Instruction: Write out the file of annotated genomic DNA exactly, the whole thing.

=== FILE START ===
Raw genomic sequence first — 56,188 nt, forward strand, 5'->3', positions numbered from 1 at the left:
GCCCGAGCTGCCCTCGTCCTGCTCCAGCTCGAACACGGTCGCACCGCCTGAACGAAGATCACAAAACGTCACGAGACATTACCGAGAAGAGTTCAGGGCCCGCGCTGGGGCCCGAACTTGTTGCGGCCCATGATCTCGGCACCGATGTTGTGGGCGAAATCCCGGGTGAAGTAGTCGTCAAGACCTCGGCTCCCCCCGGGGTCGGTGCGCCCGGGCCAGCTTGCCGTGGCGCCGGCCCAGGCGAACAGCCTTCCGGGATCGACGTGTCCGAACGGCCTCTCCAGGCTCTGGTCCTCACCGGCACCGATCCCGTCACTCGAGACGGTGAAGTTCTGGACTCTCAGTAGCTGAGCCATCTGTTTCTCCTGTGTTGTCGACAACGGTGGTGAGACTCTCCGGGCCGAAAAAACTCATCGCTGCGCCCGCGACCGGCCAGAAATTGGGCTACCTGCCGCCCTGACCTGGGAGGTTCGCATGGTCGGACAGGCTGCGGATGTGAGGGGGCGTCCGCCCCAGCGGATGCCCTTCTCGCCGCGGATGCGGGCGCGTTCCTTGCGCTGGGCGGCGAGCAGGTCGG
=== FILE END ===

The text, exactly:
Raw genomic sequence first — 56,188 nt, forward strand, 5'->3', positions numbered from 1 at the left:
GCCCGAGCTGCCCTCGTCCTGCTCCAGCTCGAACACGGTCGCACCGCCTGAACGAAGATCACAAAACGTCACGAGACATTACCGAGAAGAGTTCAGGGCCCGCGCTGGGGCCCGAACTTGTTGCGGCCCATGATCTCGGCACCGATGTTGTGGGCGAAATCCCGGGTGAAGTAGTCGTCAAGACCTCGGCTCCCCCCGGGGTCGGTGCGCCCGGGCCAGCTTGCCGTGGCGCCGGCCCAGGCGAACAGCCTTCCGGGATCGACGTGTCCGAACGGCCTCTCCAGGCTCTGGTCCTCACCGGCACCGATCCCGTCACTCGAGACGGTGAAGTTCTGGACTCTCAGTAGCTGAGCCATCTGTTTCTCCTGTGTTGTCGACAACGGTGGTGAGACTCTCCGGGCCGAAAAAACTCATCGCTGCGCCCGCGACCGGCCAGAAATTGGGCTACCTGCCGCCCTGACCTGGGAGGTTCGCATGGTCGGACAGGCTGCGGATGTGAGGGGGCGTCCGCCCCAGCGGATGCCCTTCTCGCCGCGGATGCGGGCGCGTTCCTTGCGCTGGGCGGCGAGCAGGTCGG